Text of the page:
Effective STEM (Science, Technology, Engineering and Mathematics) education is a major challenge in Hong Kong’s schools and institutions, which have struggled with a lack of talent, time, and tools to support teaching, resulting from an exam-oriented culture and a staid system of learning.
As an advocate for STEM education, Prof. Philip SOU Iam-Keong from the Department of Physics believes that it is important for STEM education to not stay in its current “Mickey Mouse” format but leverage existing technology and highlight discoveries from the most recent research so students can learn new knowledge. However, he also acknowledges teachers’ immense difficulty in teaching STEM subjects as they have no time to catch up with the latest scientific and technological innovations.
“In schools, most of the teachers are too busy to engage in STEM, even though the government has allocated funds for STEM education, they are unwilling to pursue it,” comments Prof. Sou.
As a diligent scholar in his field of study, Prof. Sou has published more than 160 cited research papers in relation to complex physics. But deep down he is keen to spread the simple joy of physics to students around him, and to teach them to change things for the better through practical application.
Therefore, Prof. Sou has created an experimental kit, derived from his accidental discovery of a novel reflected electron diffraction phenomenon. The idea for this kit started in 2015, when Prof. Sou was assigned to be a question setter for an experimental examination of the 2016 Asian Physics Olympiad Competition. The question must be related to the faculty's research strength, so Prof. Sou decided to develop this kit which could demonstrate real life examples and theoretical applications, eventually making it the ideal tool to promote STEM in high schools and universities.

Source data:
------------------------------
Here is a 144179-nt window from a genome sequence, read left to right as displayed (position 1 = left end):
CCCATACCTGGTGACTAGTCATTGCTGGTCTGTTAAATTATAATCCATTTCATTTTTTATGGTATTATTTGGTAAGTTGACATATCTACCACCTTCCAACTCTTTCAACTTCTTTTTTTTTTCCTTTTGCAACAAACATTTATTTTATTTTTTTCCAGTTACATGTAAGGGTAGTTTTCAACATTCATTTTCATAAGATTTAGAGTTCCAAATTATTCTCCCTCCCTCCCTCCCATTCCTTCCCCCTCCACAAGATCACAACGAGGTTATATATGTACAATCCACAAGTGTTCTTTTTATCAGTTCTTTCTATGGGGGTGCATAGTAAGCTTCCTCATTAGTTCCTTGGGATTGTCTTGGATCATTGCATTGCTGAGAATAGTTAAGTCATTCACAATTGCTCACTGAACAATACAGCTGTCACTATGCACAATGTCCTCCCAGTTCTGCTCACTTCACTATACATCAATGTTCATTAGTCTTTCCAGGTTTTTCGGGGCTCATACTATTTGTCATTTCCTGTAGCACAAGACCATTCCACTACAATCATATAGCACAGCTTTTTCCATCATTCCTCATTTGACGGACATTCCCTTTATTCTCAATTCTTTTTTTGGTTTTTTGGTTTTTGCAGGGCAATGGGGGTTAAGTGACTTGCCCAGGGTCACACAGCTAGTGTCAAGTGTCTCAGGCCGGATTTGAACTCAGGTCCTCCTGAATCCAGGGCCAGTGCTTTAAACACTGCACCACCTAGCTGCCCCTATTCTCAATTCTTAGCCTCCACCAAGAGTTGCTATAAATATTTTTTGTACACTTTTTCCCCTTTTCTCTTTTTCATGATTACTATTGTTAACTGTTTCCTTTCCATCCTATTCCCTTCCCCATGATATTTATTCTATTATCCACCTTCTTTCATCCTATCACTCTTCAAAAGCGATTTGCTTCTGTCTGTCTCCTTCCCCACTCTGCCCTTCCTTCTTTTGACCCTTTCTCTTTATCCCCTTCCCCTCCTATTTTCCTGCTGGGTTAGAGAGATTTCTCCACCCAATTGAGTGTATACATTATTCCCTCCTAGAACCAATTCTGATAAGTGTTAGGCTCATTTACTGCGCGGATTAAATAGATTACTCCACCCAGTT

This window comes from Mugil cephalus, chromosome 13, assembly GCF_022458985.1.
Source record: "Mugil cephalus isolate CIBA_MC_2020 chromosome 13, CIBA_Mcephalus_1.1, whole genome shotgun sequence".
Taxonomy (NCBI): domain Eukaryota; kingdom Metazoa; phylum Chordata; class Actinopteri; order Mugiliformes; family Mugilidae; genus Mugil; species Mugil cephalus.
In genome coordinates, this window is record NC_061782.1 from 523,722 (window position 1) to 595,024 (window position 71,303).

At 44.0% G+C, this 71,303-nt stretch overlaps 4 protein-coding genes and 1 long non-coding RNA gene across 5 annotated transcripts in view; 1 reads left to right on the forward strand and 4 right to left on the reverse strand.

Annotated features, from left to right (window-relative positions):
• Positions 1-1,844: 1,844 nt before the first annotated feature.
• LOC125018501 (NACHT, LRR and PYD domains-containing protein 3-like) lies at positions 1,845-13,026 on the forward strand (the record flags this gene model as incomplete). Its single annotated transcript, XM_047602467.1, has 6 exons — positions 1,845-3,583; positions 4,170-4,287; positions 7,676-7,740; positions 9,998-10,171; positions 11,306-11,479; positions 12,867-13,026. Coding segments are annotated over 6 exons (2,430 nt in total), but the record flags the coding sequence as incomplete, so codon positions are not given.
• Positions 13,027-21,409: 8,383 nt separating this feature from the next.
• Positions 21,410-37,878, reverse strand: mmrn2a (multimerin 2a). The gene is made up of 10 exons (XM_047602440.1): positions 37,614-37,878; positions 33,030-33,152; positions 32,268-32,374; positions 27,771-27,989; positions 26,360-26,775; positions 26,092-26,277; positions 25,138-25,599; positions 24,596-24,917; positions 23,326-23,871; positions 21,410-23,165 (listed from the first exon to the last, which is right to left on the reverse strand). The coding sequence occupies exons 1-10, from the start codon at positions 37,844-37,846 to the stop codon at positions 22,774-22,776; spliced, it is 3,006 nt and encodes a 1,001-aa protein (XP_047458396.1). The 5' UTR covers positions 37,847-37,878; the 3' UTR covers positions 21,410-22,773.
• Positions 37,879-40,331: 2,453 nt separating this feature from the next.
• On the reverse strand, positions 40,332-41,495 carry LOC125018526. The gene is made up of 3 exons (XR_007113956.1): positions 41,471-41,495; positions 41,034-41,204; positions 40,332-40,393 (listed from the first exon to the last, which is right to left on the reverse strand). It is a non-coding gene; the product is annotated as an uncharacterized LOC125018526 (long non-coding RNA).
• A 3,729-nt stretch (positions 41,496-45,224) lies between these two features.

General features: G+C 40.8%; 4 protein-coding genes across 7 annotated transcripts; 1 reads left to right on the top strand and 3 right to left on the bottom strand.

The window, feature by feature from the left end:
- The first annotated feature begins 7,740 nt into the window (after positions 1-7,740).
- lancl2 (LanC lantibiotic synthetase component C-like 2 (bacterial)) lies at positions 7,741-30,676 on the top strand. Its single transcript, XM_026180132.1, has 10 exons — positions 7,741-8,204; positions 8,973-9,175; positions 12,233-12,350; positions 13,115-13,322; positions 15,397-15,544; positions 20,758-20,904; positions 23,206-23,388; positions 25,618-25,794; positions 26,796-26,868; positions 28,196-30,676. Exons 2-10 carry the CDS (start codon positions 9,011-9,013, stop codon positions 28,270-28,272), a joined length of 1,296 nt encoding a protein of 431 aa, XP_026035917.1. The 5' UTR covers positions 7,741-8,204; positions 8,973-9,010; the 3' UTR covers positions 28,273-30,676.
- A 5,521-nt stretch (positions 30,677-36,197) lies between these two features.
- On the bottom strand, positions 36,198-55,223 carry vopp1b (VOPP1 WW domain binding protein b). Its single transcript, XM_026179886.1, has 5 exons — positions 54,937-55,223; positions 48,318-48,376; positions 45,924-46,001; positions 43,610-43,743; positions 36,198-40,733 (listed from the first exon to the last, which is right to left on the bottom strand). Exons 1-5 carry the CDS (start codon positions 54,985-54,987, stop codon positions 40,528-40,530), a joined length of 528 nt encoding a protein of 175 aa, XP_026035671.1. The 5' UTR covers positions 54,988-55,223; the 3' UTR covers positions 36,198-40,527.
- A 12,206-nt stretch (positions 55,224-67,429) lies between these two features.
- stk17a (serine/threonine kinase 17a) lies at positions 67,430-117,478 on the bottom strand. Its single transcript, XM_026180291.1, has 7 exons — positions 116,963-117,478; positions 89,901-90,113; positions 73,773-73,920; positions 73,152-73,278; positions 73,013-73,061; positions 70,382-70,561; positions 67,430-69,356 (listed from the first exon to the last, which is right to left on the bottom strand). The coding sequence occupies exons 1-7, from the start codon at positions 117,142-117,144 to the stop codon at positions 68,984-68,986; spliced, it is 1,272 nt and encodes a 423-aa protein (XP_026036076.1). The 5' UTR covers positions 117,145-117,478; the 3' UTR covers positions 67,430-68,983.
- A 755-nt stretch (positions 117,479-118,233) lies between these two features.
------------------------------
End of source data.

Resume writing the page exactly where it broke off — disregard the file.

The set, comprising of 10 key components including light mechanisms via laser diode, a rotating dial, and observation board that deftly illustrates electron diffraction and optical diffraction, can be easily assembled. As a package, students get to have hands-on experiment for testing optical alignment skills and learn the linkage between periodicity and randomness.
“It is reasonably priced for educators and is a great help for teachers who need to teach STEM education and find it difficult to prepare materials,” Prof. Sou says.
He also added a presentation about the kit to his department’s "mini-lectures" outreach activity that allows trained undergraduate students to deliver small scale lectures to students of local high schools with demonstrations aiming to arouse their interest in physical sciences. He is also planning to join the Hong Kong Education City to promote the kit to local physics teachers.
Not only was the kit well received in high schools, tertiary institutions such as the University of Macau, the University of Science and Technology of China, Southern University of Science and Technology and Jinan University also looked into the possibility to use the kit to teach their freshmen. Prof. Sou thus developed two learning levels of the kit tailor-made for high school and university students.
Some teachers in Macau even used his kit to develop games. Based on the quantitative experiments following the manual, students get to compete with each other to find the answer first to open a digital lock. This way, it makes the learning more fun and engaging.
STEM relies on technology and experiments, it is important to practise its use in the classroom, Prof. Sou stresses. But he understands that his effort alone is not enough to create a new culture of learning and teaching in schools. Instead, he wants to set an example for the higher education academia – incorporating their latest researches into creative STEM tools. Providing students with these learning experiences helps transform the classroom into a place where hands-on learning and real-world application thrive.